From an information science perspective, teaching a computer program to tease out the relationship between a CIP or divisional and the parent application must be difficult, since I thought it was the case that some claims (at least in CIPs) would get the benefit of the original filing date while others would not.

  8. Kristin, good to hear we’re not the only ones obsessed with this level of detail! It is primarily a US-specific issue. We have run into some issues with other patent jurisdictions for SFR, mainly related to patent number formatting to ensure that family members are matched up properly.

    Great point about the filing dates for CIPs. Since our work is typically at the large dataset level for the purpose of technical and business insights, we use the dates that come down with the dataset. Further research to confirm the precise dates and see if they vary by claim is typically a next step, but only for specific patents of interest.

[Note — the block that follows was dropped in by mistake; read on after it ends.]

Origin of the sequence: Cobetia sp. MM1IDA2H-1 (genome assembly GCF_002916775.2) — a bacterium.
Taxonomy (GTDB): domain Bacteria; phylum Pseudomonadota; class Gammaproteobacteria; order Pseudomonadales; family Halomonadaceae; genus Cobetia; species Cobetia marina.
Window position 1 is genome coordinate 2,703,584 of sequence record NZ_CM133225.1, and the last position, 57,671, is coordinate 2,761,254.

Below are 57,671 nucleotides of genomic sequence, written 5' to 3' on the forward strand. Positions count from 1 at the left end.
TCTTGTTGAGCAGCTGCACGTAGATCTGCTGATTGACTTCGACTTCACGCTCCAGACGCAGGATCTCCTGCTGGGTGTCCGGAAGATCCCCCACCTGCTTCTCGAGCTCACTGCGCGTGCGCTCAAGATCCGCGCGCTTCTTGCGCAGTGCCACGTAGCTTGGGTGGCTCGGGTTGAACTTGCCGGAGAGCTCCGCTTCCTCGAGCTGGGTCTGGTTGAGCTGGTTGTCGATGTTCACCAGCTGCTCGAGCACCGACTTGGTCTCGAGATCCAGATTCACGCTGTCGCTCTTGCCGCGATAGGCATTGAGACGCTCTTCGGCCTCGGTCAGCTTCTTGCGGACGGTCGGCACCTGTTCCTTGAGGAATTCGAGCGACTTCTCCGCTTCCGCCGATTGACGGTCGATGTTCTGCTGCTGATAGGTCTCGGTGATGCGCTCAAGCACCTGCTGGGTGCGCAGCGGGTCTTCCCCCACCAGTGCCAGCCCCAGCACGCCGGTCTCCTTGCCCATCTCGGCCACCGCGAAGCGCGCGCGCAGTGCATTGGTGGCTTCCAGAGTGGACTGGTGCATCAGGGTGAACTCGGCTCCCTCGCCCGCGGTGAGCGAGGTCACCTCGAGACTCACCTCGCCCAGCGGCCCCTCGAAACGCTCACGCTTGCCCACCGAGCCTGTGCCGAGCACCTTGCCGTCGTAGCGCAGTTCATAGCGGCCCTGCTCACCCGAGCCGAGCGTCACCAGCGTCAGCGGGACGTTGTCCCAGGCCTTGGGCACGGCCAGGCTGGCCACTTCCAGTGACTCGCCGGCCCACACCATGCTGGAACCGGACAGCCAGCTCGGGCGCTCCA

SFR is one of those issues where it is really easy to dive down the rabbit hole! It’s great to have this forum to discuss the intricacies.

Leave a Reply

Fill in your details below or click an icon to log in:

WordPress.com Logo

You are commenting using your WordPress.com account. Log Out /  Change )

Google+ photo

You are commenting using your Google+ account. Log Out /  Change )

Twitter picture

You are commenting using your Twitter account. Log Out /  Change )

Facebook photo

You are commenting using your Facebook account. Log Out /  Change )


Connecting to %s

%d bloggers like this: